Choice of microphones is a very personal thing and there are many factors to take into account. There is no one general 'one microphone to rule them all', but a range of microphone types that all have their own characteristic sound textures.
This is 'dynamic' in the same sense as a dynamo, which is device that turns movement into electricity. For example an old-style bicycle dynamo rotates a coil of copper wire inside the field of a magnet to create electricity to power the front and rear lamps.
In the same way, a coil of wire connected to the diaphragm of the microphone vibrates inside the field of a magnet in response to incoming sound waves. The current induced in the coil varies in proportion to the sound wave, thus turning an acoustic signal into an electrical signal.
The dynamic microphone produces an electrical signal directly and does not need to be powered. The advantages of the dynamic mic are its simplicity and robustness. The disadvantage is that the diaphragm is weighed down a little by the coil, hence it isn't quite as responsive to quickly-changing transients as other types of mic.
You wouldn't expect a dynamic microphone to capture all of the zing and sizzle of a cymbal. But on drums it can capture a sound that is solid and satisfying to the ear. The dynamic microphone works well on electric guitar speaker cabinets too.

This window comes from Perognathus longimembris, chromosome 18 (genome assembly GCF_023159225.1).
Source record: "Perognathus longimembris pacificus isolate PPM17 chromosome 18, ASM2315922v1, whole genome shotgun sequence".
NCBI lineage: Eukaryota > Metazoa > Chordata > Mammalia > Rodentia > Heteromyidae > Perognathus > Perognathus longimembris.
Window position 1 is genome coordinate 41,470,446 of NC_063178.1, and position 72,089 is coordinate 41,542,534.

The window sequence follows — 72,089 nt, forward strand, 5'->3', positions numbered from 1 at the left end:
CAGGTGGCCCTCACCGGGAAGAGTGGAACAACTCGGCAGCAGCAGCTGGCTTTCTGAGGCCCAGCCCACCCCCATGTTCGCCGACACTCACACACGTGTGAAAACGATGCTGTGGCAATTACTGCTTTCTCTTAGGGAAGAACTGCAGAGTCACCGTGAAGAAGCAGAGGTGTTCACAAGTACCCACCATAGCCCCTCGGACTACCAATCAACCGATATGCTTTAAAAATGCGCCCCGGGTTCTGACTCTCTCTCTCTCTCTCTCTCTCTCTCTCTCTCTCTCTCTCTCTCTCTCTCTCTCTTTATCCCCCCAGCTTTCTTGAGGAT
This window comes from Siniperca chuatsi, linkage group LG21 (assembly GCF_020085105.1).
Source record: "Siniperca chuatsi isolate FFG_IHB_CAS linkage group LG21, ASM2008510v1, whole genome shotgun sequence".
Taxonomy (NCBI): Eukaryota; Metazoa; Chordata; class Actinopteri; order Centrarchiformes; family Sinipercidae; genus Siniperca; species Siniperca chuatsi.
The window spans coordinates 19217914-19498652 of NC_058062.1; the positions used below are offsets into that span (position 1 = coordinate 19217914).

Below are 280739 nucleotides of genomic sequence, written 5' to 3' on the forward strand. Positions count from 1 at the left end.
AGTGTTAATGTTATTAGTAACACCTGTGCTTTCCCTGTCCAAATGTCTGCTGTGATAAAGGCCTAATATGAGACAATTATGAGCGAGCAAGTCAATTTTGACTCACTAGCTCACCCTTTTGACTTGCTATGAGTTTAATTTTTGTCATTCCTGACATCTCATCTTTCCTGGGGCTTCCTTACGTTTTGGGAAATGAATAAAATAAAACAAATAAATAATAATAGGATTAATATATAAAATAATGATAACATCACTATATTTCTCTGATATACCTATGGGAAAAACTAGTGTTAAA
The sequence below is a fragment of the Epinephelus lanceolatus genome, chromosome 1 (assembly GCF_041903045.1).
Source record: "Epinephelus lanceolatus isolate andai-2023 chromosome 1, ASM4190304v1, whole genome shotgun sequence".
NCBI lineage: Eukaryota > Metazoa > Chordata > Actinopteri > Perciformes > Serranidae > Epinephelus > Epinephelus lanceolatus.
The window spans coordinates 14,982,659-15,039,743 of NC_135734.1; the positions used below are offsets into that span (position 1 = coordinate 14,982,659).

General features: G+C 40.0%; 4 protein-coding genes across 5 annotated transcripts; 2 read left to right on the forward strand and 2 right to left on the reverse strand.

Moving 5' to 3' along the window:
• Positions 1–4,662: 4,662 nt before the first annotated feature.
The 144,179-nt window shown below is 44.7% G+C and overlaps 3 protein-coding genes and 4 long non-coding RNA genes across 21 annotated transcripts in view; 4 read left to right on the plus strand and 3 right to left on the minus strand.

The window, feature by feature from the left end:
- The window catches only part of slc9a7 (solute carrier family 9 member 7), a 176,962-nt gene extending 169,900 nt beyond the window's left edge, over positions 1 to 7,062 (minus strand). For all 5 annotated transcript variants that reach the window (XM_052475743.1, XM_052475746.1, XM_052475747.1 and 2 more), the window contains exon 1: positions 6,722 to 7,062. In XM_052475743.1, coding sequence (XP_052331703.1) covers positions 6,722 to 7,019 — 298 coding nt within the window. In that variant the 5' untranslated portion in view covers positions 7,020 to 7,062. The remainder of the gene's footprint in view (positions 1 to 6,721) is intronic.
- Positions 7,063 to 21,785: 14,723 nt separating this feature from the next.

Dynamic microphones are often used for vocals in live sound. This is largely due to historical reasons because capacitor microphones used to be bulky and delicate. But even now that there are capacitor microphone available that are purpose designed for live vocals, their generally higher cost is a disincentive when dynamic mics work very well for the purpose.
The capacitor microphone works on the principles of electrostatics and needs to be powered, normally with a 48-volt system known as phantom power. They need this a) to charge the electrostatic diaphragm and backplate (which forms the capacitor), and b) to power the internal amplifier that is necessary, the output from the capsule of the mic being very weak.
The point in having a small diaphragm, some 12 millimeters or so in diameter, is that a small diaphragm can be extremely responsive to sound. A larger diaphragm will tend to have a less accurate frequency response to sound that doesn't arrive at the mic directly on-axis, and a larger diaphragm may have resonances that color the sound. An even smaller diaphragm can be used for newsreaders' clip-on mics for example, but they tend to be more noisy.
If you're looking for an extremely accurate sound therefore, the small-diaphragm capacitor microphone is the one to go for. A more accurate sound isn't necessarily better, and can sound 'small' compared to a more hyped-up mic. But if you want to capture things exactly as they are in real life, it's the mic type to choose.
Before microphone manufacturers found ways and means of shrinking the capacitor microphone, all capacitor mics had what we would now think of as a large diaphragm. Although there is no hard-and-fast dividing line between small-diaphragm and large-diaphragm, you can think of 24 mm as being large. Bear in mind that you would have to look at a mic's specification on this. Some quite bulky mics have surprisingly small diaphragms inside.
The advantage of this type of mic is that it gives you the kind of sound you would often want in the studio - not natural exactly, but a rich and warm sound that flatters anything you put in front of it.
Because of the larger diaphragm that captures sound vibration over a wider area, it has the potential to be quieter than a small-diaphragm capacitor microphone, but it would be unusual to find this a real-life benefit of significance.